When I was growing up in Mexico, I rooted for a scrappy, financially troubled soccer team named Atletico Espanol that ultimately broke my heart by being relegated to a lower division and fading out of existence. I envy Mexican friends who can still root on the same teams they did as kids (and as I am still able to do in the NFL- Go Steelers!).
The power of sports fandom can at times seem irrational, especially to those who, blessed with an immunity to this potent virus, can utter those devastatingly inhumane words: "It's just a game." As the novelist Nick Hornby wrote in the opening of Fever Pitch, his wonderful memoir of growing up an Arsenal fan in England: "I fell in love with football as I was later to fall in love with women: suddenly, inexplicably, uncritically, giving no thought to the pain or disruption it would bring with it."
Sitting in a Phoenix sports bar watching the Carolina Panthers utterly dismantle the Arizona Cardinals in the NFC Championship Game, I witnessed this pain of which Hornby spoke, and which I had felt in my core the previous week when the Denver Broncos knocked my Steelers out of the playoffs. The atmosphere in the bar went from celebratory to funereal over the span of two quarters. By the end, we were at a wake, talking in hushed tones, awkwardly reaching for some reassuring words of consolation for each other.
"Well, they had a good season" sounded a lot like the variants of that line you often hear at funerals: "He led such a full life." But at least no one said: "It's only a game."
So why the depth of passion among so many sports fans? Part of it, to be sure, is our appreciation and love for the sport being followed, and that sport's central role in the sliver of our lives we can devote to leisure and entertainment. But I think that is only the tip of sports fandom's iceberg.
The depth of our passion and commitment as sports fans comes from our sense of identity, how we connect to our past selves, and how we remain connected to the meaningful places in our lives, and to the people around us. Sports fandom, like religion, is fuelled by nostalgia and a yearning for permanence in a world that is inherently impermanent.
Which is what makes the disappearance of Atletico Espanol so traumatic for me - the fatal version of the disruption alluded to by Hornby, alongside the pain. When I tune into Liga MX and see so many of the other teams Atletico used to play against still around, it's as if I've been edited out of a picture I thought I was in, as if the moorings tying me to my childhood in Mexico have been irreversibly cut.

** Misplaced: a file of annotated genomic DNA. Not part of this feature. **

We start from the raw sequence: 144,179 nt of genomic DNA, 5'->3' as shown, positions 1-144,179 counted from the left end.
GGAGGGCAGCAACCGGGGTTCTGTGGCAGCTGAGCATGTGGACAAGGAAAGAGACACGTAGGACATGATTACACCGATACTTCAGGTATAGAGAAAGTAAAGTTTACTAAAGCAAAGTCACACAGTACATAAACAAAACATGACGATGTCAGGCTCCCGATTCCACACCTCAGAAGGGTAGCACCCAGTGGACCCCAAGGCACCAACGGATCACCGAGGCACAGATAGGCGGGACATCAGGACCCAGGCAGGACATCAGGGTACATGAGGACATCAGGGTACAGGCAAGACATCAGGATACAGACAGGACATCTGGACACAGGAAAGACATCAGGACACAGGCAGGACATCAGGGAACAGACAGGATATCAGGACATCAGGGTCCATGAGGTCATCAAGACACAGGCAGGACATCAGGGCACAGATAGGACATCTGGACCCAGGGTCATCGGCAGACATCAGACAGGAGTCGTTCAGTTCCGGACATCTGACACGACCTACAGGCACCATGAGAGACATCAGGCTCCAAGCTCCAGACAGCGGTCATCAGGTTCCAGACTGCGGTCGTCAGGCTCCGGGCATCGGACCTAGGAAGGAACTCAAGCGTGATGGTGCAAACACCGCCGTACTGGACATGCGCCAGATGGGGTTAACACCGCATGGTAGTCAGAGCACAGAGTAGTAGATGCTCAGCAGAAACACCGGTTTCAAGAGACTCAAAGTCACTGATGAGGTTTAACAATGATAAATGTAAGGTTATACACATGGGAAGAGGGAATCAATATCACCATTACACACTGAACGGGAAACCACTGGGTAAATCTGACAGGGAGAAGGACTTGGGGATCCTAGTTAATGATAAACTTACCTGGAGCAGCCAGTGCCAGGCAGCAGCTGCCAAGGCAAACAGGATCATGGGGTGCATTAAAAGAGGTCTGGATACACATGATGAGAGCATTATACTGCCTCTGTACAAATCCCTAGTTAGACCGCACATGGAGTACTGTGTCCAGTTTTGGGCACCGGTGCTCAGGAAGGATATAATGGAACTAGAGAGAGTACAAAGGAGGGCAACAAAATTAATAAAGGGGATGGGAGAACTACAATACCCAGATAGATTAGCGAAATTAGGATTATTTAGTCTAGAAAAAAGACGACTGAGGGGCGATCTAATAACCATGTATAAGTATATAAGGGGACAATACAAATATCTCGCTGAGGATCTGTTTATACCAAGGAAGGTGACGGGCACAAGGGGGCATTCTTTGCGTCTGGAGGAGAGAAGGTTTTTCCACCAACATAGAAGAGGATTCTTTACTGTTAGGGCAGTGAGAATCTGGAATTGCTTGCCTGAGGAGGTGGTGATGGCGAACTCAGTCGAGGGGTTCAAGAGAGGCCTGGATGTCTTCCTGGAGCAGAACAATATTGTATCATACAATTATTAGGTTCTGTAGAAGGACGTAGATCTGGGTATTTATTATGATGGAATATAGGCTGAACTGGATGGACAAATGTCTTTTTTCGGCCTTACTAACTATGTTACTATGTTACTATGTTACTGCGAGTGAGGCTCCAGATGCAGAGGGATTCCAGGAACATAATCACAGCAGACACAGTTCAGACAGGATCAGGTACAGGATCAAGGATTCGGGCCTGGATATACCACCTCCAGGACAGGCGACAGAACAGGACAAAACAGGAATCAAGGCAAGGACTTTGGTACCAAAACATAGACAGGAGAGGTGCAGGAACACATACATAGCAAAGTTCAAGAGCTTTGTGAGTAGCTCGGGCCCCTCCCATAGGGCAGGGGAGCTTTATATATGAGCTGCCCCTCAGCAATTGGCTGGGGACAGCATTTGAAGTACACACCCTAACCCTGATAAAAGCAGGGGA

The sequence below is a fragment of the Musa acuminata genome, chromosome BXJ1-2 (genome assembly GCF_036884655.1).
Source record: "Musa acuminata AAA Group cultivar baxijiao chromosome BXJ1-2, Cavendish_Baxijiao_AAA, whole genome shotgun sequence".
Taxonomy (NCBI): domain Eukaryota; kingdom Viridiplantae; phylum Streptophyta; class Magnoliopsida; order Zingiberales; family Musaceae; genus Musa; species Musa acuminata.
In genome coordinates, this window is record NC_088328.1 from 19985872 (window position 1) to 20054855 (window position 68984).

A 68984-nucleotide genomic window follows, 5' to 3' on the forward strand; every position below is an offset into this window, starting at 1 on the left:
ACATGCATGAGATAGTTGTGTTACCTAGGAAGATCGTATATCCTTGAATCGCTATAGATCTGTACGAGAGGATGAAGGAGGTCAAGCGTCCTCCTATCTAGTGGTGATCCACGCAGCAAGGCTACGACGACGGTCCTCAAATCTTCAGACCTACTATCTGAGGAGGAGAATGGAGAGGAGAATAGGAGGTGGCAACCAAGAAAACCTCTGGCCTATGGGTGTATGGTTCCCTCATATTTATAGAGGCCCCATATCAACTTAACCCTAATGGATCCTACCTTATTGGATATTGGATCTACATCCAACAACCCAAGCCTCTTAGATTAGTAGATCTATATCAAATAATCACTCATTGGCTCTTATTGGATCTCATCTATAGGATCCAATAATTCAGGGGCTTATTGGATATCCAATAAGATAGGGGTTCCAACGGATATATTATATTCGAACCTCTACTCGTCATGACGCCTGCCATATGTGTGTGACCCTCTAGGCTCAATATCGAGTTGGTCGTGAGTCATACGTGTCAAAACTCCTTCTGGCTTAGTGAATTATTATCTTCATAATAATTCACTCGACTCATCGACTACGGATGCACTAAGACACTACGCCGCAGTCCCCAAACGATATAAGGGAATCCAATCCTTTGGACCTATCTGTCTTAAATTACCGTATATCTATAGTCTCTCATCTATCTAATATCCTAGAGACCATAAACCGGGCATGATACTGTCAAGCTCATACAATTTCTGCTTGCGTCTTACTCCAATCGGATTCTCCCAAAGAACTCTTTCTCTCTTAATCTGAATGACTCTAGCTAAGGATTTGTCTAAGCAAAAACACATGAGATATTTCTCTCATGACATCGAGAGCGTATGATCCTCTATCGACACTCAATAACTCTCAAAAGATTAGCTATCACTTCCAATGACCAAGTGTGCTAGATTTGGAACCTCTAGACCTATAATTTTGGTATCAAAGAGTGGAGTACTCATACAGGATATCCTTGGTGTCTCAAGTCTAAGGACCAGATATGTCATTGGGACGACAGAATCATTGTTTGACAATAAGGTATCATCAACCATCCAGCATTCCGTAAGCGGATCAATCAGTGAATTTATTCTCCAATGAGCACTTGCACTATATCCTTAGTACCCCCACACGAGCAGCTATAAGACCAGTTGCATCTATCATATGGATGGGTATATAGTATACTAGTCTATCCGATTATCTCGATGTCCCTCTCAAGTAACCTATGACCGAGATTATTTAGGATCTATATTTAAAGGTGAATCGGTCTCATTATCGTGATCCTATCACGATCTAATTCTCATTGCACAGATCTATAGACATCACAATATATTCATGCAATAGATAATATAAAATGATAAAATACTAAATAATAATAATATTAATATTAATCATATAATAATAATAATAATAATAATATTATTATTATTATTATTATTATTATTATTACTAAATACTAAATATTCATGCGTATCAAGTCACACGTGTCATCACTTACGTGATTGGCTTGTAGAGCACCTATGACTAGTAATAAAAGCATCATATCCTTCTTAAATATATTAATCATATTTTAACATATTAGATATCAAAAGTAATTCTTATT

Back in America's version of football, many people are stunned that, after a deluge of scandals in the last couple of years (brain injuries, star players involved in off-field crimes, allegations of cheating, franchise owners eager to bilk cities for sweetheart stadium deals), the NFL's ratings continue to spike. Ratings for this past regular season and playoffs are up from a year ago, at a time when audiences for almost everything else keep fragmenting.
When NBC launched Sunday Night Football in 2006, the telecast ranked ninth in prime-time ratings for the season. Since 2011, Sunday Night Football has been the undisputed prime-time leader. A remarkable 14 of the 15 most watched TV shows in the US last autumn were football games, and the six highest-rated broadcasts of all times are Super Bowls (the M.A.S.H. 1983 finale is clinging to the seventh spot).
The NFL has done a brilliant job of leveraging fans' nostalgia and desire to remain identified with the places they've moved away from. Hence the need to keep franchises in places like Green Bay and Buffalo, even if many of their fans cheer them on in warmer climates, and for a business model that makes all franchises competitive.
Parity means most teams will have moments of glory, enough to deepen an entire generation's engagement with their ancestral NFL tribe. But the league puts its long-term success at risk when it lets teams move around for short-term gain, as it recently did when it let the Rams leave St Louis for Los Angeles.
We live in an age when we share fewer narrative threads in common, and when fewer narrative threads endure throughout our lives. Holidays help, including the upcoming observance of Super Bowl 50. I remember my mother in her later years turning on the NFL on Sundays to have games on in the background, because she liked to hear "the sounds of fall", or because it connected her to her son if the Steelers were playing, or to her beloved Boston if it was the Patriots.
The Star Wars cultural phenomenon springs from a similar nostalgia and yearning for recurring shared narratives in an age of impermanence. Its fandom feels sports-like. I took my 11-year-old son to see The Force Awakens on opening weekend, with a lump in my throat at the realisation that he is the exact age I was back when the first (or fourth, if you insist) Star Wars came out.
Naysayers who complained that the plot of the new film too closely mimics the original Star Wars completely miss the franchise's appeal. I don't begrudge successful Steeler seasons because I have seen them before; I thrill at quarterback Ben Roethlisberger and wide receiver Antonio Brown following in the footsteps of Steeler greats Terry Bradshaw and Lynn Swann. And so it is with Rey's journey echoing Luke Skywalker's.
We all yearn to tap into these stories and memories that have defined us. As the Red Sox-obsessed protagonist in the Hollywood adaptation of Fever Pitch, played by Jimmy Fallon, asks his less-devoted-to- Fenway girlfriend: Do you still care about anything you cared about years ago?
•The writer is editorial director of Zocalo Public Square where this column first appeared. Zocalo is a project of the Centre for Social Cohesion at Arizona State University and a not-for-profit "ideas exchange" that blends live events and humanities journalism.